EDITOR'S INTRODUCTION The Editors of The Psychoanalytic Quarterly thought it would be of value to our readers for us to assemble a special issue devoted to object relations theories in clinical practice. The increasing attention that is being devoted to psychoanalytic work largely based on one or...
EDITOR'S INTRODUCTION The Editors of The Psychoanalytic Quarterly thought it would be of value to our readers for us to assemble a special issue devoted to object relations theories in clinical practice. The increasing attention that is being devoted to psychoanalytic work largely based on one or another theoretical stance that is inf luenced by a concentration on object relationships makes this a timely topic for concentrated study. At the same time, the proliferation of points of view that emphasize object relations, while differing from one another in certain other respects, seemed to us to call out for clarification. It was not easy to determine which among the various theoretical emphases in current usage ought properly to be included in our survey. We should like to express particular appreciation to Dr. Ottó Kernberg, whose own article leads off the collection of papers we have compiled, for his helpful suggestions about this project. Not every relevant theoretical position is represented, nor could every author we contacted agree to submit a paper that explains and demonstrates that author's views in time for inclusion in this issue. We emphatically asked that the contributors go beyond an exposition of the theory of their particular viewpoints, and find ways to demonstrate clearly how the ideas expressed actually affect the author's clinical work. We believe our readers will agree that the contributors responded admirably to the request that practice be addressed as well as theory. Readers will note two additional features of this collection. First, it includes three papers by analysts who are not convinced of the value of piacing special emphasis on object relations, either in clinical work or in theoretical formulations. Second, there are three papers by analysts from countries other than the United States, papers that illustrate relevant views that prevail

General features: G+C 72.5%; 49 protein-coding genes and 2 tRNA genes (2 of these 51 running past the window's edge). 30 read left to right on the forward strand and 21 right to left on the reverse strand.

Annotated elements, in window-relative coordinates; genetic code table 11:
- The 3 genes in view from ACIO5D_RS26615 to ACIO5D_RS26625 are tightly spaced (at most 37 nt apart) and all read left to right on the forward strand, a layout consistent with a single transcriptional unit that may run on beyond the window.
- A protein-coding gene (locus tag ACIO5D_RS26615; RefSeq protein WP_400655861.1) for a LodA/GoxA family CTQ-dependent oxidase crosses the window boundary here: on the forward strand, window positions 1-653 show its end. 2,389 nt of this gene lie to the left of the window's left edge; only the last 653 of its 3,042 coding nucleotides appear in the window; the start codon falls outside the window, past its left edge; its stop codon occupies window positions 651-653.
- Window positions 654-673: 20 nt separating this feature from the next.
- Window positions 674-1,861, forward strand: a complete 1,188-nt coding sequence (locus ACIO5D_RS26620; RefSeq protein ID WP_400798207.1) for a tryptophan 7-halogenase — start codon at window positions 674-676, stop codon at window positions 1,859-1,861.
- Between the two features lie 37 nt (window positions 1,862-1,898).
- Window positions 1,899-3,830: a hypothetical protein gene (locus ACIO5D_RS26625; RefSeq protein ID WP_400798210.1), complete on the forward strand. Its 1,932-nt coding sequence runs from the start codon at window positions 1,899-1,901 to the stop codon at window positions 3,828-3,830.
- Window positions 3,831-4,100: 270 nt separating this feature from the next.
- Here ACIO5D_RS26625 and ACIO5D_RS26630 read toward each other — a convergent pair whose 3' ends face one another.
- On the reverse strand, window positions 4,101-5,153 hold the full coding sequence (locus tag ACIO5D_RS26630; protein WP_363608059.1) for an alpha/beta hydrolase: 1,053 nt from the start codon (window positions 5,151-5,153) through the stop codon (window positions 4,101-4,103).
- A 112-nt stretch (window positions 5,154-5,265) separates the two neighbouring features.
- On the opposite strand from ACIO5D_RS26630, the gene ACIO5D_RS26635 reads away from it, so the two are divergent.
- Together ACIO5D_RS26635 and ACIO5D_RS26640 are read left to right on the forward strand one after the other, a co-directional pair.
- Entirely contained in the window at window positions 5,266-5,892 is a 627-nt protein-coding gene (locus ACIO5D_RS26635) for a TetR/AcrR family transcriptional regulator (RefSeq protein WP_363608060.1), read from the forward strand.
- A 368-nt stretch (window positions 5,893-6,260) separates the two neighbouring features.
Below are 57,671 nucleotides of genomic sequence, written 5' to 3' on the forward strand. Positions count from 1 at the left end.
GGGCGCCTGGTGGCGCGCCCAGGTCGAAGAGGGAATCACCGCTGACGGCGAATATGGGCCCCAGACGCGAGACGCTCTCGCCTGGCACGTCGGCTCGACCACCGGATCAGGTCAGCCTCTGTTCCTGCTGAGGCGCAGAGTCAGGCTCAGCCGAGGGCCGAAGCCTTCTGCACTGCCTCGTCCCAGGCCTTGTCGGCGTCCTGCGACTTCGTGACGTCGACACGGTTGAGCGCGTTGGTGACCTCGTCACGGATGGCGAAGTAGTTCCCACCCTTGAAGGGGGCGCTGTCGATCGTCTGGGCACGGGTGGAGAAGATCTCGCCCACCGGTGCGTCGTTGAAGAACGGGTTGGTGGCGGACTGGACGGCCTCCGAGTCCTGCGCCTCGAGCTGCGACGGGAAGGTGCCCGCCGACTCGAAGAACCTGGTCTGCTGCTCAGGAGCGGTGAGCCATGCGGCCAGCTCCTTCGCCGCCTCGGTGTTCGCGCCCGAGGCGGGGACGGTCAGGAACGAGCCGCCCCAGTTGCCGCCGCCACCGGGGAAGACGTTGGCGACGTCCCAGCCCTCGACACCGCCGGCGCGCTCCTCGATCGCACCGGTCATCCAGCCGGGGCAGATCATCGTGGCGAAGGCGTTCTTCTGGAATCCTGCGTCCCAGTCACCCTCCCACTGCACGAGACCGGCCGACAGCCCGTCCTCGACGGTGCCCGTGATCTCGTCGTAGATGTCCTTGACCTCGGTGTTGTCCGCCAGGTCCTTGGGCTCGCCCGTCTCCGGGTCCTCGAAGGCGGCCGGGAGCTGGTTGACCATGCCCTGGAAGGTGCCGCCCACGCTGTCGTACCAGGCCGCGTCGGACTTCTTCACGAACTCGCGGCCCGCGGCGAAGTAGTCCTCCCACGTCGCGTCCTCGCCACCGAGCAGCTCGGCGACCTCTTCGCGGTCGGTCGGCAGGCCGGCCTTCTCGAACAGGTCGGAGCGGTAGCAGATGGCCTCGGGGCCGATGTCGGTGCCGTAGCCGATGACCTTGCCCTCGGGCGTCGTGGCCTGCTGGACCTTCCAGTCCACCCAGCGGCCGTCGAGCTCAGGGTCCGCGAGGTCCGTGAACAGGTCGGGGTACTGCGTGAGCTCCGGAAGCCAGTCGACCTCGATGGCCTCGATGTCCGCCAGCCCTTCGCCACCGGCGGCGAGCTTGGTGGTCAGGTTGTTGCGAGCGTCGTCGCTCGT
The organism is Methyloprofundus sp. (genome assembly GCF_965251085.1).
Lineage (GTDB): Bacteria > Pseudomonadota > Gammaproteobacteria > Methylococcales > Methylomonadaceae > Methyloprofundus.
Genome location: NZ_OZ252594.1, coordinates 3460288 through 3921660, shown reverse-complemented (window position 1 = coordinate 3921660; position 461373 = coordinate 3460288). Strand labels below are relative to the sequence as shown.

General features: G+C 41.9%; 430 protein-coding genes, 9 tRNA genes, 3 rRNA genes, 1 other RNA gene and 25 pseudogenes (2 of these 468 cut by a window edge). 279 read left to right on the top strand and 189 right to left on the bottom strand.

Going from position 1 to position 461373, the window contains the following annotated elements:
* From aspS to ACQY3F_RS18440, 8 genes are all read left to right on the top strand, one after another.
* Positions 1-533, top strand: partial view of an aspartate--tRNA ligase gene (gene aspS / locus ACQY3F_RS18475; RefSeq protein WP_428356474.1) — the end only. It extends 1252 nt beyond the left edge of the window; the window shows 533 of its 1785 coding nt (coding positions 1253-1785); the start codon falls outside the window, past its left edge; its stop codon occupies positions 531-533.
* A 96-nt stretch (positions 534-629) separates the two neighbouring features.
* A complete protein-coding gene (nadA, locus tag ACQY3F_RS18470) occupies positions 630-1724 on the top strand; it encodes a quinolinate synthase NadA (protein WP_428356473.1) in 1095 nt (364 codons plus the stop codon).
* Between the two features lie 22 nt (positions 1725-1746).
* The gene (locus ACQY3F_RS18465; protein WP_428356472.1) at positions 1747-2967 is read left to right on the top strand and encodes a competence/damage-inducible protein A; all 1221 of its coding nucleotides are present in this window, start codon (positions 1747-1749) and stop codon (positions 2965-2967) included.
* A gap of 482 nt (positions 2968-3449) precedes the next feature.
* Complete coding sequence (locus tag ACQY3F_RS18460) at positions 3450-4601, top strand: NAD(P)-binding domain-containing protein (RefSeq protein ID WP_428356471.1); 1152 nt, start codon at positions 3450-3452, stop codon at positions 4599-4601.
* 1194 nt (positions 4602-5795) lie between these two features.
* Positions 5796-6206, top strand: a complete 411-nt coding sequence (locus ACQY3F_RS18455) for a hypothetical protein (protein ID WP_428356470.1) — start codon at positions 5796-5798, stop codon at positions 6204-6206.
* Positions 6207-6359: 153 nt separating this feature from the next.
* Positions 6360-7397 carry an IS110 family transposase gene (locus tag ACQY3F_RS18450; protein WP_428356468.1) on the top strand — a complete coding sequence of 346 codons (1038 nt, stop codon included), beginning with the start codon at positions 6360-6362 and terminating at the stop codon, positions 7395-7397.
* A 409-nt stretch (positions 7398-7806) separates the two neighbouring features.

Cím: The Psychoanalytic Quarterly 1988/4. [antikvár]